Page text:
Recently, I had the pleasure of meeting up in Fruita with the amazing Mtbikerchick and Delphinide for a great weekend of camaraderie and sweet singletrack. After hitting the trails, we gathered the spouses and chitlins to share mountain biking stories over local Colorado beer and pizza. Many of my stories were comprised from my husband and I’s first trip west of the Mississippi River. Our destination? A little town that every legitimate mountain biker (i.e. those not sporting Walmart bikes and toe cages) seemed to be talking about: Moab.
After training for months at San Felasco State Park in Florida, we hit the road for a vacation. Note: San Felasco is more of a cross country beginner to intermediate trail system, though they have since upgraded a fair number of trails. We were poor college students then, so the trip was on a very tight budget and wedged between the summer and fall semester. We spent most of our loose change buying new full suspension bikes, that we were certain instantly made us legitimate, hardcore mountain bikers. Looking back, there were many things we should have known, or at the least realized, prior to venturing west in August.
#1: The desert is hot.
And August is unbelievably hot in the desert! I had never felt the sensation of the moisture evaporating from my eyeballs prior to arriving in Moab. While Florida is miserable during the summer, the brunt of the heat is from 11am to 2pm, after which you get a little bit of relief. That is not the case in the desert: it just keeps getting worse throughout the day until the sun sets. We had naïvely planned on riding two trails a day, one in the morning, and one in the afternoon to work off lunch. That quickly went out the window the first day after we scraped ourselves off of Slickrock, out of water, dehydrated, and sunburnt. All this before McDonald’s even stopped serving breakfast.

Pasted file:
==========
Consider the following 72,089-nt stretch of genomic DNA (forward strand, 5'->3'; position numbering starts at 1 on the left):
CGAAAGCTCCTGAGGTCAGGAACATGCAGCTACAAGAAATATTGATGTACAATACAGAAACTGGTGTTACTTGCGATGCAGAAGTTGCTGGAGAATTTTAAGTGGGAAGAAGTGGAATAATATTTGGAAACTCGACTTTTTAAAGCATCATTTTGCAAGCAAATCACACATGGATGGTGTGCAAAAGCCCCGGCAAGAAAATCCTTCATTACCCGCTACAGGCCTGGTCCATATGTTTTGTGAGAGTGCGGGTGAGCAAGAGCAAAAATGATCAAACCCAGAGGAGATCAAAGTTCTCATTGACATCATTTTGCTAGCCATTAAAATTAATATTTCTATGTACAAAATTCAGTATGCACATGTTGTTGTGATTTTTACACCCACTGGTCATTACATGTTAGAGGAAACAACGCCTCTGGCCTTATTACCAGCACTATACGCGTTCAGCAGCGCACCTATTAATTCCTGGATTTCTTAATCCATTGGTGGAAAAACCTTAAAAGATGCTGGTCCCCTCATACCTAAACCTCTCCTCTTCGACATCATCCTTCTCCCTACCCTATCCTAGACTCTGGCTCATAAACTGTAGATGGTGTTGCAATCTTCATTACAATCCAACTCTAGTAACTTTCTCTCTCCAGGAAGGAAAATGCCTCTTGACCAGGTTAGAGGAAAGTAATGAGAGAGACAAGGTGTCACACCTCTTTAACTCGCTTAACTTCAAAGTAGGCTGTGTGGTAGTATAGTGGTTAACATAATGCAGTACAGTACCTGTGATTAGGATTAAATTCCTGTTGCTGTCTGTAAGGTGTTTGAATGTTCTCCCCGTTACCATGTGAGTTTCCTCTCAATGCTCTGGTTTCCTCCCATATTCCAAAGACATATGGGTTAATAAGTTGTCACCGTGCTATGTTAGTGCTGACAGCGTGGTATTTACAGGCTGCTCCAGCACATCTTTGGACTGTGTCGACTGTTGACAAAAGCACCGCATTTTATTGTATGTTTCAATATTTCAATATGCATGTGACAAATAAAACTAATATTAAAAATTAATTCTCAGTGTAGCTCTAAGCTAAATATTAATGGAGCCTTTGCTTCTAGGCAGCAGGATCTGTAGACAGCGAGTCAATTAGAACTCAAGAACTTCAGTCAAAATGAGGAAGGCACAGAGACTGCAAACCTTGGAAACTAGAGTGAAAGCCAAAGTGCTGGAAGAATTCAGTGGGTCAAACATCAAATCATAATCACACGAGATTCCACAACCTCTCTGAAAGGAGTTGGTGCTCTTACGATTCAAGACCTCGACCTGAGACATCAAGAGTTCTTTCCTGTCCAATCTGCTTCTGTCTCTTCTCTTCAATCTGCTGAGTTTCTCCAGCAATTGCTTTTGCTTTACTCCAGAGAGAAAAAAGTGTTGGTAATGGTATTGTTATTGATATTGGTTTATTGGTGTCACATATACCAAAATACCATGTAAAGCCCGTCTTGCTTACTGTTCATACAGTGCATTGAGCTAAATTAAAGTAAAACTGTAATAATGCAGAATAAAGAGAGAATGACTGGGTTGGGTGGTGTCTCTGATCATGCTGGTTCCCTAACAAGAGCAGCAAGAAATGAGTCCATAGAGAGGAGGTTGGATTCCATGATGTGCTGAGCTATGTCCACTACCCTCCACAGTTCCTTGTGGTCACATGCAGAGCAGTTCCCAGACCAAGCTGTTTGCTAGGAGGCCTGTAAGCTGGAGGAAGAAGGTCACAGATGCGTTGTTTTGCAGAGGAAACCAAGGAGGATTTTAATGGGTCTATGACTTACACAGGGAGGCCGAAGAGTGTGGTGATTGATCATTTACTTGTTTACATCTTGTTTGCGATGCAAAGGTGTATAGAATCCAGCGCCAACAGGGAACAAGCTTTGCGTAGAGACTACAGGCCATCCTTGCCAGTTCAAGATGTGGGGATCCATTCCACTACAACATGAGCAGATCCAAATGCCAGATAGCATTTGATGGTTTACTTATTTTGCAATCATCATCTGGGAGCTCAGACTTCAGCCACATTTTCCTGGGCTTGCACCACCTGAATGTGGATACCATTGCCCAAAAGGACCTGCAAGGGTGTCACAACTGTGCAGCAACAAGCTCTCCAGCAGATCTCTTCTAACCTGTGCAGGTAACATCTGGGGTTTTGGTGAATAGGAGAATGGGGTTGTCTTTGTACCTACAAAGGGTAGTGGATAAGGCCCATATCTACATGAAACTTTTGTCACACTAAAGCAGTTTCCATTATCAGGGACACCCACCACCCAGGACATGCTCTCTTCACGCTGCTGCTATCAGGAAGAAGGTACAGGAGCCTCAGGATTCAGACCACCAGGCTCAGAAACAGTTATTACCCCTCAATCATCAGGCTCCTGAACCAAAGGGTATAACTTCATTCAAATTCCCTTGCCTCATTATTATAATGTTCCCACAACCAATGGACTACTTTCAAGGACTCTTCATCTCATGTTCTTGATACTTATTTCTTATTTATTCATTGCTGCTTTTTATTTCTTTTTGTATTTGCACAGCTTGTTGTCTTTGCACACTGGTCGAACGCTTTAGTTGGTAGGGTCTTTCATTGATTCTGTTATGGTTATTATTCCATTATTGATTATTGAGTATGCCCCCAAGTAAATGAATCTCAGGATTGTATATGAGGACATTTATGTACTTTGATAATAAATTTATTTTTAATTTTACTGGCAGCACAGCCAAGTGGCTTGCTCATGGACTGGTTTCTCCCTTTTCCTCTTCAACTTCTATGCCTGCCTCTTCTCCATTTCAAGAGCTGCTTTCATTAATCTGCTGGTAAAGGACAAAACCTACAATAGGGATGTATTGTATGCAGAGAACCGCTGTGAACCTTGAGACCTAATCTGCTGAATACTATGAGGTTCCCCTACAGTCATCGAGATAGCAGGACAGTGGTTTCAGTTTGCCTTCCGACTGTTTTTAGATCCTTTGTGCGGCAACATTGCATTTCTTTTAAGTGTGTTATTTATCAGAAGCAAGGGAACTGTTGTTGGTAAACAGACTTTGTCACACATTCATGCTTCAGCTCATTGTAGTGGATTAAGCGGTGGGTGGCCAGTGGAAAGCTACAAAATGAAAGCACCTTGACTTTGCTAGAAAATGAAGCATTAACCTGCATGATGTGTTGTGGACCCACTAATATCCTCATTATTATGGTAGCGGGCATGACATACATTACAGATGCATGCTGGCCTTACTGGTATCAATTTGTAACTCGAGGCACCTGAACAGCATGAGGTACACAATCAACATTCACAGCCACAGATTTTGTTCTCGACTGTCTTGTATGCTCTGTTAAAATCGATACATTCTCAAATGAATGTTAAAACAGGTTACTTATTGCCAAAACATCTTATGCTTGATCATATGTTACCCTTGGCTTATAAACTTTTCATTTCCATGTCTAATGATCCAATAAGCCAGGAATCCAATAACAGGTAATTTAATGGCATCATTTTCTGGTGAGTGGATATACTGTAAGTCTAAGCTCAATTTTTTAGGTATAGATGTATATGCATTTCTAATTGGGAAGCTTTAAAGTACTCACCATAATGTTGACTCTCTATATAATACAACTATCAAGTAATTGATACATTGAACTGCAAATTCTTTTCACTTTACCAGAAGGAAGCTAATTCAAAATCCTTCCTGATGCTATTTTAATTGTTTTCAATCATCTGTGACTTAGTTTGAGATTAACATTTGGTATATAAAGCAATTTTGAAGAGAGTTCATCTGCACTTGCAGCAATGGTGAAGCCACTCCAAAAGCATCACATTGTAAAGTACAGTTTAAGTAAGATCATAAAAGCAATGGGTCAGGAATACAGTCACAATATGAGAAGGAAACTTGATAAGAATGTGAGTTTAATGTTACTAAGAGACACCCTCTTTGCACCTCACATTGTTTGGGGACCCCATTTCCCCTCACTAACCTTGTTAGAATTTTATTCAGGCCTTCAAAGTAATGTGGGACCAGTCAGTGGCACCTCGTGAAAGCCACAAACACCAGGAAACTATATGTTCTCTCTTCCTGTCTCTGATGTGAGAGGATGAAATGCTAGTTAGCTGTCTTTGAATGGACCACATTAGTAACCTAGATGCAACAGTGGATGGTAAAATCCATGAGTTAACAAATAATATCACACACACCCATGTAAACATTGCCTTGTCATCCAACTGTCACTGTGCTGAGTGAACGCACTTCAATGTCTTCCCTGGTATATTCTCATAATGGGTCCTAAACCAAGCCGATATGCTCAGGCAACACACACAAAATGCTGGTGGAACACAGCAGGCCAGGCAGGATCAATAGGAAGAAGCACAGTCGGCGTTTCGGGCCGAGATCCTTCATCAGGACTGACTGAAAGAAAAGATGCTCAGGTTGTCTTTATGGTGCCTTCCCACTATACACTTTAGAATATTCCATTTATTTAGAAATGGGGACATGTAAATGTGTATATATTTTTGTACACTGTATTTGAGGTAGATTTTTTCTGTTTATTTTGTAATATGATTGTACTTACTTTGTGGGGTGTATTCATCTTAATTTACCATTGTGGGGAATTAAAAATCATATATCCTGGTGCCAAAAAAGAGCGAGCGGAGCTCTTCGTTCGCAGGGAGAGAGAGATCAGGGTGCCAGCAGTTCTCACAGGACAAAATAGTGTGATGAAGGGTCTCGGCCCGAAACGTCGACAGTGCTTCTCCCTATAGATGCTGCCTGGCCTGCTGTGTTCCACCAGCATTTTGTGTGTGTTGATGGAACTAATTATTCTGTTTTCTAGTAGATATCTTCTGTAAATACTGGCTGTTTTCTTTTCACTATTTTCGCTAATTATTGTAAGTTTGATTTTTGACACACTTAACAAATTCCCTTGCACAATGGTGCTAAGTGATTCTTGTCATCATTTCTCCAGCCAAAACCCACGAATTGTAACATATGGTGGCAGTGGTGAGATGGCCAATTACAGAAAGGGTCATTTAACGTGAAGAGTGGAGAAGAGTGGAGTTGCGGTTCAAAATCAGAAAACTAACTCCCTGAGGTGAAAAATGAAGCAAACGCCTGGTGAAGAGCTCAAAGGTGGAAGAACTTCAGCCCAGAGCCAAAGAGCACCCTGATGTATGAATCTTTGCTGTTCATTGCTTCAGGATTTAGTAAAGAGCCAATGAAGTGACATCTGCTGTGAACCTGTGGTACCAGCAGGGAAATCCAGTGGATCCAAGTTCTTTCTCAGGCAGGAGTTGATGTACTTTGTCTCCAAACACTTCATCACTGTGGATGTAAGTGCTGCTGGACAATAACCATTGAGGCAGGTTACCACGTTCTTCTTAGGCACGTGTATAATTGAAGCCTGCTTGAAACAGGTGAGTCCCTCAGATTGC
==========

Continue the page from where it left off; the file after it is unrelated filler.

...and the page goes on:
Tip: If you want to prepare for the desert heat in the summer, set your oven to 450, open the door, and hold your face in front of it.
The amount of water you will need is unfathomable. If you’re in the desert in the summer, especially at elevation, a 100oz pack may only last you a couple of hours if you’re lucky. On our trip to Moab, my husband and I each had an 80oz hydration pack and two large water bottles. By mile 5 on Slickrock, I had to begin rationing my water. We both ran out of water with over a mile to go to the trailhead (though at the time we didn’t know if we had a mile or 10 miles to go). You’re not likely to come across any standing water or streams either if you run out. And if you do find water, you will likely wish you had chosen to eat a dozen tacos or one of those new breakfast waffle tacos from Taco Bell than sip stagnant water.
Tip: Though water is hard to come by in the desert, I try to always carry a water purification pen or system when trying out new trails. Also, if you do find yourself dehydrated when you return to the trailhead, don’t chug a 60oz bottle of sports drink. Trust me when I say that your body will likely reject it…